A Shoemaker Will Save Your Sole and So Much More

By Mary Hunt

May 10, 2016 5 min read

To some people, a cobbler is a lovely fruit dessert best served warm. To others, it is a shoemaker who repairs shoes — an almost forgotten trade. But that's changing. Suddenly, shoe repair is coming back. Big time.

Sales of luxury goods are down, but it's a good time for people who repair them. Many high-end cobblers, tailors and jewelers have seen a spike in business from frugal customers, thanks to a trend toward fixing goods rather than replacing them. We're quickly moving from a disposable society to one that's learning to mend and make do.

According to Randy Lipson, third-generation cobbler and owner of Cobblestone Shoe Repair in St. Louis, Missouri, shoe-repair shops nationwide (of which there are reportedly only about 7,500 remaining — half as many as a decade ago) are reporting a 20 to 45 percent surge in business. Things are beginning to shift as consumers are learning to make do. And for many, that means getting shoes that fit fixed.

Not long ago, I seized an opportunity to sit down with Lipson and I learned a lot, not only about the value of repairing shoes rather than replacing them, but also the fact that a shoe-repair shop does more than just repair shoes.

EC: Why should we use shoe repair?

RL: Footwear isn't just part of your wardrobe; it is an investment. Spend your money wisely and the return will be more value for your dollar, more comfort, better foot health and even a sense that you are helping the environment.

EC: How do we know if shoes are worth repairing? If they were cheap to start with, shouldn't we just throw them away?

RL:?Think comfort. If the shoes fit well, you're probably better off repairing them. The materials we use to repair shoes are usually three to four times better quality than the original materials in the shoe. And we use the very same materials to repair a $50 pair of shoes and a $325 pair. Once repaired, they really will be better than new. We repair all kinds of shoes and boots, even Birkenstocks.

EC: How can we know if a shoe-repair shop is any good?

RL: Ask to see an example of their work. A good cobbler is proud of the work he or she does. There should be lots of shoes waiting to be picked up that you can inspect.

EC: What are the typical shoe repairs?

RL: New heels and soles are what we do most, both for men's and women's shoes. And we do a complete recondition that includes repairing torn or weakened areas, replacing components that are worn-out and bringing those shoes back to their glory.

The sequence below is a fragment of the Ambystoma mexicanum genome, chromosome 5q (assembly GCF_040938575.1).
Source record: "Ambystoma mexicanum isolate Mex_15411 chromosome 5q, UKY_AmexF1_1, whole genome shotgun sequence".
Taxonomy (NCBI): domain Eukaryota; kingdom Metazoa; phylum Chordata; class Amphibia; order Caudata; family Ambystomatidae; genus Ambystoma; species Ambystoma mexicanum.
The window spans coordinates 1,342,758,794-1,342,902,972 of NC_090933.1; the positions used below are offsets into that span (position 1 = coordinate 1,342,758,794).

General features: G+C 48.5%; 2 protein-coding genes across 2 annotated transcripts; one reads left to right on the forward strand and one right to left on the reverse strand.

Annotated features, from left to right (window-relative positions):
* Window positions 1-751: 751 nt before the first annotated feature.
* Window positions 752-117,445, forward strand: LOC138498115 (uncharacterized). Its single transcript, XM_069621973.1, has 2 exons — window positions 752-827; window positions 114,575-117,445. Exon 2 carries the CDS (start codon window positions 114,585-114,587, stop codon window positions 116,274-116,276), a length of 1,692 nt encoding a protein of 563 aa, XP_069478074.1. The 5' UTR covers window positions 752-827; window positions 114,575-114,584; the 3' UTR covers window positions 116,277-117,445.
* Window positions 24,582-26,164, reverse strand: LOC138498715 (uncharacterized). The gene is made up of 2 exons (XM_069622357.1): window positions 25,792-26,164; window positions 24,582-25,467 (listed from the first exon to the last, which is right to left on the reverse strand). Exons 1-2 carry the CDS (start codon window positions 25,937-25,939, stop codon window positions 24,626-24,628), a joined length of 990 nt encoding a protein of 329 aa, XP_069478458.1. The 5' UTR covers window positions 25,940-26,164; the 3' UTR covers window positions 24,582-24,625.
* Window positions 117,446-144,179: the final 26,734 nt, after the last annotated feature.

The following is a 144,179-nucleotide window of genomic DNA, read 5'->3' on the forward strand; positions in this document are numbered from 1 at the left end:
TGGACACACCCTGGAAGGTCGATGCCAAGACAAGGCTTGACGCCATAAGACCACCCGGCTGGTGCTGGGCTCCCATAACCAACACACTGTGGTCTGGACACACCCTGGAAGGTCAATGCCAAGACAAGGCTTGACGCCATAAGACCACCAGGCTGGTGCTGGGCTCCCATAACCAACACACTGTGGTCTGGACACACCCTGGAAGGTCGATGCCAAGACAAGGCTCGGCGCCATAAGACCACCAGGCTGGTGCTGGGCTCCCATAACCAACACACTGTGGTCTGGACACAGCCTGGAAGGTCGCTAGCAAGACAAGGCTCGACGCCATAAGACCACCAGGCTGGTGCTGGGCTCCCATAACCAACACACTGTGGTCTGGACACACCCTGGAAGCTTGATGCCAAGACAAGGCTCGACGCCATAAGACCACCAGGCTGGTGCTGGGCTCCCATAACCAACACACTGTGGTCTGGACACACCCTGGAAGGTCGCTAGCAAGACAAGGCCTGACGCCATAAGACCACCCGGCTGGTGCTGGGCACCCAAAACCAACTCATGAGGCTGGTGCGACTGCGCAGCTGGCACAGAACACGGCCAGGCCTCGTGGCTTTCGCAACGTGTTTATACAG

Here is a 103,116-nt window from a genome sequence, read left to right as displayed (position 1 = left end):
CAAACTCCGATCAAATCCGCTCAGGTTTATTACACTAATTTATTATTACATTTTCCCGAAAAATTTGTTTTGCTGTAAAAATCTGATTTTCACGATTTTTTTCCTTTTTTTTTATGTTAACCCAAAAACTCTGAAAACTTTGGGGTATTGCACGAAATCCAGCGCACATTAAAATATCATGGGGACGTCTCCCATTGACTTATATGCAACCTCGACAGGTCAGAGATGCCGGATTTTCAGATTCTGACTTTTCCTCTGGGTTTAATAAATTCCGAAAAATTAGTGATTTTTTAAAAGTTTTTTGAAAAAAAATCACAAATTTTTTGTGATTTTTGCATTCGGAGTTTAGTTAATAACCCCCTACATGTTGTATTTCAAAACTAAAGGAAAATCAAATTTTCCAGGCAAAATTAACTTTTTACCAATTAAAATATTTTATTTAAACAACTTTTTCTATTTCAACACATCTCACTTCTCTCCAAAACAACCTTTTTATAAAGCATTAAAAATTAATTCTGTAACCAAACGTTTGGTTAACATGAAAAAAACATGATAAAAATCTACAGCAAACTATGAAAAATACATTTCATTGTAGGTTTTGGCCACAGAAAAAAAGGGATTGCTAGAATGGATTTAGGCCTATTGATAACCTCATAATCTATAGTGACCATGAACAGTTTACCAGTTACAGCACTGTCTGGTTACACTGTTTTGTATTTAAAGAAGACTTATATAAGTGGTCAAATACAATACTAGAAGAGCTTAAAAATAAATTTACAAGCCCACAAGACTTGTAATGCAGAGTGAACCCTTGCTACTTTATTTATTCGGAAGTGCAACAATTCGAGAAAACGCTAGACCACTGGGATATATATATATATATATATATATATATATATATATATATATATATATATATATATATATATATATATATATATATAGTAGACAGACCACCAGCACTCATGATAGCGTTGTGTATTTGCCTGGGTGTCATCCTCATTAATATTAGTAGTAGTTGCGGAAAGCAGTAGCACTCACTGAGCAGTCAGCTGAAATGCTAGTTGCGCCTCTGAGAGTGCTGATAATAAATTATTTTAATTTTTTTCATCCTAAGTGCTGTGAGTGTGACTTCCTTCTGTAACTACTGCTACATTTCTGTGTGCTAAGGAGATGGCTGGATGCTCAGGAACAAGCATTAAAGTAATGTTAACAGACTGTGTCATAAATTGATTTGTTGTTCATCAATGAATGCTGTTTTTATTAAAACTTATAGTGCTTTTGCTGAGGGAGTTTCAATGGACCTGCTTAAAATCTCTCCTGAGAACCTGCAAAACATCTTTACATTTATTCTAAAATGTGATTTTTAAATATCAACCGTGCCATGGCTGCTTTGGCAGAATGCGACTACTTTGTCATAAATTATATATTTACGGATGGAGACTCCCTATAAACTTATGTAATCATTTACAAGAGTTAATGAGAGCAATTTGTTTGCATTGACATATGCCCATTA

EC: Can you do anything to restore the color and finish?

RL: Provided the shoes are made of leather, we can do wonders. And we do more than just apply shoe polish. What we do is similar to stripping the paint from a fine piece of furniture and then completely refinishing it. We remove the top layers, then recondition the leather, restain and return the shoes to new condition.

EC: What does something like that cost?

RL: A simple repair, like for new heels, can run around $20 depending on where the shop is located. A complete recondition can run as high as $100. But if we're talking about a $300 pair of shoes, that's a great value because it means another 10 or 15 years for those shoes. When you think of the cost per wear, repairing shoes rather than replacing them becomes a great value. They're even better than new.

EC: Other than shoes, what items do you repair?

RL: We offer repairs on handbags, luggage, dog collars, belts (we shorten belts all the time, in a way that cannot be detected), and saddles and bridles, too. If you have anything made of leather that needs some TLC, take it to a shoe repair shop.

EC: Where can we find reputable shoe repair shops in our local areas?

RL: You can find a national store locator on the Shoe Service Institute of America website. Just type in your location and you'll be on your way!

A question to you, my readers: Do you know of a great shoe repair shop? Tell us about it! Give a shout out to your friendly neighborhood cobbler!

Mary invites questions, comments and tips at [email protected], or c/o Everyday Cheapskate, 12340 Seal Beach Blvd., Suite B-416, Seal Beach, CA 90740. This column will answer questions of general interest, but letters cannot be answered individually. Mary Hunt is the founder of www.DebtProofLiving.com, a personal finance member website and the author of "Debt-Proof Living," released in 2014. To find out more about Mary and read her past columns, please visit the Creators Syndicate Web page at www.creators.com.

Like it? Share it!

  • 1

Everyday Cheapskate
About Mary Hunt
Read More | RSS | Subscribe